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Agriculture

  • WICHE: How to control those 4-legged pests

    If you have a garden, chances are you appreciate nature in all its glory.  But sometimes nature gets in the way of our desires to cultivate.

    Deer browsing, rabbit munching, squirrel digging, mole trenching and resident vole feasting have all come up in the last two weeks. Though I have no silver bullet for any of these problems, I do have some practical approaches to offset the shared feasting on our gardens. 

  • Antique tractor show coming to fairgrounds

    Still nostalgic for that Farmall H that bounced you all over the fields 30 years ago? Wonder whatever happened to the old Poppin' Johnnies?

    If you like old farm equipment, mark Friday and Saturday, June 5-6 on your calendar. The Salt River Antique Power Association will hold its Tractor, Truck and Engine show at the Shelby County Fairgrounds on those dates. The show runs from 8 a.m. until dark both nights.

  • WICHE: Shade garden now in the sun?

    The environments of many of our landscapes have changed because of storm damage to trees.

    A once-shady refuge beneath a tree may now be baking in the sun.  For a garden with an eastern exposure, this may not be a deal breaker, but if the garden faces west, then the afternoon sun will surely stress shade tolerant plants by the time summer rolls around.

  • WICHE: All about garlic, onions: Scapes are useful, too

    Have you ever considered the scape?  The scape is the flower stalk of members of the allium family, and for culinary purposes this includes onions, leeks, chives and garlic.

    I had never considered using the scape of these plants until a visiting gardener recommended that I put my garlic plants on double duty.  She suggested a pesto recipe using the garlic scape instead of a leafy herb.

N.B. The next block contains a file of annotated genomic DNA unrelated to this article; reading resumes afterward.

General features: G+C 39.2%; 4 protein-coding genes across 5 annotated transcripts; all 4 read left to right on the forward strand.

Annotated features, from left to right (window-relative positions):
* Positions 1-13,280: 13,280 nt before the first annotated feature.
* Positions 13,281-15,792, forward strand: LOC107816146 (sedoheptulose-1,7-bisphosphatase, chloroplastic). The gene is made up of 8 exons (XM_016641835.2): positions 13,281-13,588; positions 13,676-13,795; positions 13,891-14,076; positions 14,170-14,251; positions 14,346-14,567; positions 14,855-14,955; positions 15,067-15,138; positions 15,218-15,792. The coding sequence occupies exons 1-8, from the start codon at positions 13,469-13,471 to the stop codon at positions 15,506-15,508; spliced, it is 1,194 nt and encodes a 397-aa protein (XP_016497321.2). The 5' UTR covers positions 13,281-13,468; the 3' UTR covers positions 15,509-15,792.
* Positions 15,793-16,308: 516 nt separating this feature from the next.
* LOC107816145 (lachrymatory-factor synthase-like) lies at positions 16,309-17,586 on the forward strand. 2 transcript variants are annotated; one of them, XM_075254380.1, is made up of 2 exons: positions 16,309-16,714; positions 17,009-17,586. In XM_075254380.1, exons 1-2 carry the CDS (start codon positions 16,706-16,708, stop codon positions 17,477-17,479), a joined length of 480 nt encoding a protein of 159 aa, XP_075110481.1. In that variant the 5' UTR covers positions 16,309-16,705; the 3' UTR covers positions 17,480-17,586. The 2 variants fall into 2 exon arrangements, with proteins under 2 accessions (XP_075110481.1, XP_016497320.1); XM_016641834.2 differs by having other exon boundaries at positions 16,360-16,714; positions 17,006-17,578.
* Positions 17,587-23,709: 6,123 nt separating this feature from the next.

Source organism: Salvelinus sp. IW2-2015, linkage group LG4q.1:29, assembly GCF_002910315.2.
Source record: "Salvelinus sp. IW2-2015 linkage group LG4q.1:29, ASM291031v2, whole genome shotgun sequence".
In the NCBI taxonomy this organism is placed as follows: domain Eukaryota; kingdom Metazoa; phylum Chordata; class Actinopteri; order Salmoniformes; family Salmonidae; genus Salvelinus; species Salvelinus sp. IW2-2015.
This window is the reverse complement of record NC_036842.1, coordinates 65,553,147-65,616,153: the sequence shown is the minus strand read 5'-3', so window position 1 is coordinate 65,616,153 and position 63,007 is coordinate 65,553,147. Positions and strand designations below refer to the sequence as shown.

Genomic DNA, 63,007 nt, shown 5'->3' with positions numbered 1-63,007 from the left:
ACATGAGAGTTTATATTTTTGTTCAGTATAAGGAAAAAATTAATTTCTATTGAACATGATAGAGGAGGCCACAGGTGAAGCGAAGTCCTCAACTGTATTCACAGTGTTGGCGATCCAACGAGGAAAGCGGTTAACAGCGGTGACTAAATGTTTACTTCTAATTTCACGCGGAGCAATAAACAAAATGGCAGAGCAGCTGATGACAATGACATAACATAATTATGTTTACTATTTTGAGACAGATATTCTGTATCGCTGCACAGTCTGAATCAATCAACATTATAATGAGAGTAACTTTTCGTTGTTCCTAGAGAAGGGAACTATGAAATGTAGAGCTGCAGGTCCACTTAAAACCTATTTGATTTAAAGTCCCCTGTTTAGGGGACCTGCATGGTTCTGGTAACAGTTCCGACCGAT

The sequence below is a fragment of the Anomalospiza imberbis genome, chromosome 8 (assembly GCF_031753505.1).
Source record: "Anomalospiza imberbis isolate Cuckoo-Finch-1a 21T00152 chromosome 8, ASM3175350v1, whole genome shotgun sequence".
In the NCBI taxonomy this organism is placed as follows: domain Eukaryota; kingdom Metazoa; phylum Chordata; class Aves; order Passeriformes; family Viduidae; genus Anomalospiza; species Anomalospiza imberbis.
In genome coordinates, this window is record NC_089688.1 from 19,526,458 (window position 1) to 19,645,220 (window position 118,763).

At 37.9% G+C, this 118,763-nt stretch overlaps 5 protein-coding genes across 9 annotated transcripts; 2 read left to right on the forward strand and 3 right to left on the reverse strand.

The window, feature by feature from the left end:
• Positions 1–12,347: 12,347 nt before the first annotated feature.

• WICHE: New plans for the suburban green?

    Some rather funny polling from Consumer Reports suggests both good and bad tendencies when it comes to America’s lawn-care habits.

    The good news is that 43 percent of the people polled plan to spend more time this year in their outdoor spaces.  Some plan to entertain more at home this summer; others suggest that they are competing with their neighbors to have the prettiest yard on the block. 

  • WICHE: Acclimate plants as they move outdoors

    I am particularly anxious to move some of my houseplants outdoors this spring.

    The gardenia that I have had for more than 12 years looks terrible!  It needs the restorative environment of the great outdoors:  more light, warmth, higher relative humidity and rainwater.

    I am not sure whether the cold house during the January ice storm/no electricity episode has had an impact on it or if it was just coincidence that it began to die back shortly thereafter.  In any case, it needs to be pruned up and sent outside to recover.

  • WICHE: Weed control tops checklist of spring garden chores

    There are various odd jobs to address in the garden once spring arrives.  Well-timed chores can help us improve the performance of some plants, control others and eliminate some.

    Weeds are usually foremost on people’s minds as they make their way back to the garden each spring.  There is no magic bullet for weed control, but we can take some common- sense measures to devise an overall management plan.  Diligence plays a role, as do timing and technique. 

  • New farmland preservation group formed

    With the state's Purchase of Agricultural Conservation Easements (PACE) at a standstill, a local group is starting a farmland preservation effort aimed exclusively at Shelby County.

    Shelby Area Rural Conservation (SARC) is a non-profit organization that hopes to leverage local dollars with federal programs to save farmland. Jim Ellis, president of SARC, said the organization hopes to tap into federal money under the Farmland and Ranch Protection Program that matches locally raised funds to buy easements that will preserve farmland forever.

  • Students learn plants from roots to stamens

    Senior Nathan Truax supervised as a couple of students in the high school's greenhouse class mixed fertilizer for the ferns.

    They consulted the chart on the bag, measured out the fertilizer in a cup and poured it into a bucket, turning the water a deep, aqua blue. Then they added more water to the bucket before heading to the greenhouse to give the ferns a shot in the fronds.

  • A taste for fresh vegetables

    Ken Waters said he is afraid of produce, at least of the picture-perfect fruits and vegetables offered in grocery -store aisles that have been heavily sprayed and shipped thousands of miles.

    “It scares me because I know what you have to do to grow food that looks like that,” Waters said.